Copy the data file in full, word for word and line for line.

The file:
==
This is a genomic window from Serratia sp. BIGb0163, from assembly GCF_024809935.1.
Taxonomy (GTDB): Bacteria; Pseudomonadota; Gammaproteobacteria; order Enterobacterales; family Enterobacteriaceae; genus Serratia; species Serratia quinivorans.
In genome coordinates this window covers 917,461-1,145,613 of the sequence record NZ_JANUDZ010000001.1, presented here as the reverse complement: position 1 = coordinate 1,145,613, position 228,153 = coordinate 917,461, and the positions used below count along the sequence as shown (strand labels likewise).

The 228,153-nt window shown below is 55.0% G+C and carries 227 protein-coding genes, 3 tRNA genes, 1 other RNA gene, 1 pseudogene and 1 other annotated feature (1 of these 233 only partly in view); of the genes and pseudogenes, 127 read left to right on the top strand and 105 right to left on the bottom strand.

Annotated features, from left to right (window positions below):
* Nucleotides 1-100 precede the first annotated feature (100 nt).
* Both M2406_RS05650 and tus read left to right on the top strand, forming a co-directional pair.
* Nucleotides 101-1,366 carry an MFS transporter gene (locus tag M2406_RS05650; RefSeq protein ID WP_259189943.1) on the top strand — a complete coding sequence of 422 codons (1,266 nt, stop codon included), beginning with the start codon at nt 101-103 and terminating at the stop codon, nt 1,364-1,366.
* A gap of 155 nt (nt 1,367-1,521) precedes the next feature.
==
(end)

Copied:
This is a genomic window from Serratia sp. BIGb0163, from assembly GCF_024809935.1.
Taxonomy (GTDB): Bacteria; Pseudomonadota; Gammaproteobacteria; order Enterobacterales; family Enterobacteriaceae; genus Serratia; species Serratia quinivorans.
In genome coordinates this window covers 917,461-1,145,613 of the sequence record NZ_JANUDZ010000001.1, presented here as the reverse complement: position 1 = coordinate 1,145,613, position 228,153 = coordinate 917,461, and the positions used below count along the sequence as shown (strand labels likewise).

The 228,153-nt window shown below is 55.0% G+C and carries 227 protein-coding genes, 3 tRNA genes, 1 other RNA gene, 1 pseudogene and 1 other annotated feature (1 of these 233 only partly in view); of the genes and pseudogenes, 127 read left to right on the top strand and 105 right to left on the bottom strand.

Annotated features, from left to right (window positions below):
* Nucleotides 1-100 precede the first annotated feature (100 nt).
* Both M2406_RS05650 and tus read left to right on the top strand, forming a co-directional pair.
* Nucleotides 101-1,366 carry an MFS transporter gene (locus tag M2406_RS05650; RefSeq protein ID WP_259189943.1) on the top strand — a complete coding sequence of 422 codons (1,266 nt, stop codon included), beginning with the start codon at nt 101-103 and terminating at the stop codon, nt 1,364-1,366.
* A gap of 155 nt (nt 1,367-1,521) precedes the next feature.